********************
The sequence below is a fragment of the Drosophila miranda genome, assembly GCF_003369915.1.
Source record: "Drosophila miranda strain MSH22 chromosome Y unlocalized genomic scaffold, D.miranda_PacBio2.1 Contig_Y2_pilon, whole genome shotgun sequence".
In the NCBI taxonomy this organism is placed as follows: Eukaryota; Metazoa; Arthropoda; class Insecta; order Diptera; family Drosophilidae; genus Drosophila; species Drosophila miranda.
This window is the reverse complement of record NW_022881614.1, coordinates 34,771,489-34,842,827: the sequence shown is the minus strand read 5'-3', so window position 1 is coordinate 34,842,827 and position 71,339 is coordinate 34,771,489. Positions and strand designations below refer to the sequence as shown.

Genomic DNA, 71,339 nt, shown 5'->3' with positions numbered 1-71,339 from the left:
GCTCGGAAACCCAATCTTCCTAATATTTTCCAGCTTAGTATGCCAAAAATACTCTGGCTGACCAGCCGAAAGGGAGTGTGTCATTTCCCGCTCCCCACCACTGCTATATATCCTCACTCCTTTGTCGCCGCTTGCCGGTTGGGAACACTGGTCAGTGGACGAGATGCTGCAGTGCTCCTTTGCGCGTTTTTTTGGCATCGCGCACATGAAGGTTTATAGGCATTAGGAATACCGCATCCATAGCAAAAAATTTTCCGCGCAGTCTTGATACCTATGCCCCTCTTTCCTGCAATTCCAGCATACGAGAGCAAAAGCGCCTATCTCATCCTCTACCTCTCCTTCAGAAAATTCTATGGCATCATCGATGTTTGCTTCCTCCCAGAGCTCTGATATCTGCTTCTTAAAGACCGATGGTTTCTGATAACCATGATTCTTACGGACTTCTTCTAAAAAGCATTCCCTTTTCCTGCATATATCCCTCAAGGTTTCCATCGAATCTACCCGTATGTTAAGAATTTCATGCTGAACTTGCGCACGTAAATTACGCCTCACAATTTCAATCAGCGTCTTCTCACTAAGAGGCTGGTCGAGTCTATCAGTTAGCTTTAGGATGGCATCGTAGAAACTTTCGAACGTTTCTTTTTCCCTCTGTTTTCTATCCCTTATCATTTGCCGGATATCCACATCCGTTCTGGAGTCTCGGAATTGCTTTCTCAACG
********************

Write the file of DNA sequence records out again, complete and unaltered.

The sequence below is a fragment of the Drosophila miranda genome, assembly GCF_003369915.1.
Source record: "Drosophila miranda strain MSH22 chromosome Y unlocalized genomic scaffold, D.miranda_PacBio2.1 Contig_Y2_pilon, whole genome shotgun sequence".
In the NCBI taxonomy this organism is placed as follows: Eukaryota; Metazoa; Arthropoda; class Insecta; order Diptera; family Drosophilidae; genus Drosophila; species Drosophila miranda.
This window is the reverse complement of record NW_022881614.1, coordinates 34,771,489-34,842,827: the sequence shown is the minus strand read 5'-3', so window position 1 is coordinate 34,842,827 and position 71,339 is coordinate 34,771,489. Positions and strand designations below refer to the sequence as shown.

Genomic DNA, 71,339 nt, shown 5'->3' with positions numbered 1-71,339 from the left:
GCTCGGAAACCCAATCTTCCTAATATTTTCCAGCTTAGTATGCCAAAAATACTCTGGCTGACCAGCCGAAAGGGAGTGTGTCATTTCCCGCTCCCCACCACTGCTATATATCCTCACTCCTTTGTCGCCGCTTGCCGGTTGGGAACACTGGTCAGTGGACGAGATGCTGCAGTGCTCCTTTGCGCGTTTTTTTGGCATCGCGCACATGAAGGTTTATAGGCATTAGGAATACCGCATCCATAGCAAAAAATTTTCCGCGCAGTCTTGATACCTATGCCCCTCTTTCCTGCAATTCCAGCATACGAGAGCAAAAGCGCCTATCTCATCCTCTACCTCTCCTTCAGAAAATTCTATGGCATCATCGATGTTTGCTTCCTCCCAGAGCTCTGATATCTGCTTCTTAAAGACCGATGGTTTCTGATAACCATGATTCTTACGGACTTCTTCTAAAAAGCATTCCCTTTTCCTGCATATATCCCTCAAGGTTTCCATCGAATCTACCCGTATGTTAAGAATTTCATGCTGAACTTGCGCACGTAAATTACGCCTCACAATTTCAATCAGCGTCTTCTCACTAAGAGGCTGGTCGAGTCTATCAGTTAGCTTTAGGATGGCATCGTAGAAACTTTCGAACGTTTCTTTTTCCCTCTGTTTTCTATCCCTTATCATTTGCCGGATATCCACATCCGTTCTGGAGTCTCGGAATTGCTTTCTCAACG